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Hi everybody. Not owning any HP48/49 model, there's no immediate way for me to test this, so I'd appreciate if any of you HP48/49 owners would try this for me and post here the results.

The question is: what result does the HP48/49 symbolic algebra system produce for the following indefinite integral:

```     Integral[ sin(x^n) . dx ]
```
where n is a constant ? Specifically, I'm interested to know if it does produce some kind of exact closed result, in terms of known functions (elementary or not). I'm not interested in Taylor-series-expansion based results or any other non-closed approximations (not to mention purely numerical results).

In case it can't produce a closed result for general, arbitrary n, I would then be interested to know if it can produce a closed result for some particular values of n, and if so, the specific values of n it can solve. I would expect it to be able to produce a closed result for n = 0 and n = 1 at the very least, but what about other values of n, both integer and non-integer (n = 2, 3, ..., 1/2, 1/3, ...) ? What about negative values of n (n = -1, -2, ..., -1/2, ...) ?

Thanks in advance for any results or comments and best regards from V.

Hi Valentin.
Firstly, the 48 does not dispose of a CAS worth mentioning;
And the 49 cannot solve any but the most trivial of these integrals (ie with N=0 or 1). All the rest are simply
returned in integral form. Not a great surprise, as
for N=2 the result is a Fresnel integral, and for larger
n it is expressible as complex incomplete gamma functions,
both of which are not builtin to the 49G.

Cheers, Werner

Werner posted:

"The 49 cannot solve any but the most trivial of these integrals (ie with N=0 or 1). All the rest are simply returned in integral form."

Thanks for replying, Werner, but have you actually tried it on an HP-49, or is your comment just what you think based on your experience ? I would need an actual attempt on the calculator.

"Not a great surprise, as for N=2 the result is a Fresnel integral, and for larger n it is expressible as
complex incomplete gamma functions, both of which are not builtin to the 49G."

But what about non-integer and/or negative values of N ? Have you actually tried some ? Which ? If it cannot deal
with values other than N=0 and N=1, it *would* be somewhat of a surprise, at least for me ... Please try it on an actual machine, if you haven't done already so, and tell me what values did you try and what results did it produce.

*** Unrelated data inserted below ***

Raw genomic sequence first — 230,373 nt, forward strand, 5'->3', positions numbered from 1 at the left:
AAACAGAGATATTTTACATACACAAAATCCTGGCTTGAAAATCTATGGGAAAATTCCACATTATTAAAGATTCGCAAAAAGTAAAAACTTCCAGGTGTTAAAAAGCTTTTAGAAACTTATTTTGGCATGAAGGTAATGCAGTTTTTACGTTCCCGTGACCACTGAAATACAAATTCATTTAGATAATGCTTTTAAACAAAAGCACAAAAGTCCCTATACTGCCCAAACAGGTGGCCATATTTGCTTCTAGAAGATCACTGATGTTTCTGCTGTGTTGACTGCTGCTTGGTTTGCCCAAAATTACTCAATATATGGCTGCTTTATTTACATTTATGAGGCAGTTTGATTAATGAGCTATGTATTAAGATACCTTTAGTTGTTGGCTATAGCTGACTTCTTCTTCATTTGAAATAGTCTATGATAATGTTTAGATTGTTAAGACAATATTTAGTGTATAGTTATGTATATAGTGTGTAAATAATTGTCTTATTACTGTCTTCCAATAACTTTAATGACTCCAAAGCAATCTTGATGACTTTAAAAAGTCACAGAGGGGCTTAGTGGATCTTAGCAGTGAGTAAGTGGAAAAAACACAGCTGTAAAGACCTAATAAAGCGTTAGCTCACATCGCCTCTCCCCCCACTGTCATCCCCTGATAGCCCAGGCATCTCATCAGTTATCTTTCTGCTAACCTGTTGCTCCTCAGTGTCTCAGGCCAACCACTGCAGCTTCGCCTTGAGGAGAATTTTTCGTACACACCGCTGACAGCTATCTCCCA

Best regards from V.

ValentÃ­n:

INTVX(SIN(X^N)) = INT(SIN(EXP(N*LN(X)))
RISCH(SIN(X^N),X) = INT(SIN(EXP(N*LN(X)))

I did no try the IBP (integration by parts) command because the function to be integrated must be expressed as a product of functions.

The ROM in the emulator was 1.18

It seems that this is too much for the HP49G CAS.

Rolando

you're expecting a bit much arent you. these integratals are mostly only in terms of special functions (like complex gamma, sinc, and fresnel) which arent even there. except for the cases n = 0, 1 and 1/2.

interstingly the case n = -1, is close to one of my numerical tests: integrate(cos(1/x), 0, 1) numerically or otherwise. so far no calculator has even got close (-0.0844109505)

there's some more. 1/m (m = 1,2...) are also representable since int(sin(x^n), dx) can be solved when int(x^n sin(x), dx) is soluble.

i'd be interested to know if these come out of the 48/49, using alg48, for example.

Hi Valentin. I did use a real 49G in the process:
n>1 or negative: integral returned
n=0,1 OK
n=1/2 '2*SIN(SQRT(X))-2*SQRT(X)*COS(SQRT(X))'
n=-1/2,n=1/3 integral returned
That was in 'real mode'.
In complex mode, nothing much changes.
For negative n, the integral is split in two parts that
are both left unintegrated, eg for n=-1 I get:
'INT(-(i*EXP(i/Xt)/2),Xt,X)+INT(i/(2*EXP(i/Xt)),Xt,X)'

The Xt stuff is a change of variable and the 4x's way of saying it can't solve the integral.

Cheers, Werner
BTW you can play with a 49 yourself using the excellent Emu48 emulator and a 49G ROM, both of which can be found
at www.hpcalc.org

Thanks Werner, it's more or less what I expected and what would be reasonable, by the way. The fact that it manages to solve the n=1/2 case is encouraging.

I've always been somewhat amazed by the fact that sin(sqrt(x)) is elementarily integrable while sin(x^2) is not. One would tend to expect exactly the opposite, as the square root function seems more 'irrational', so to speak, than the simple, polynomial, 'square' function :-)

Best regards from V.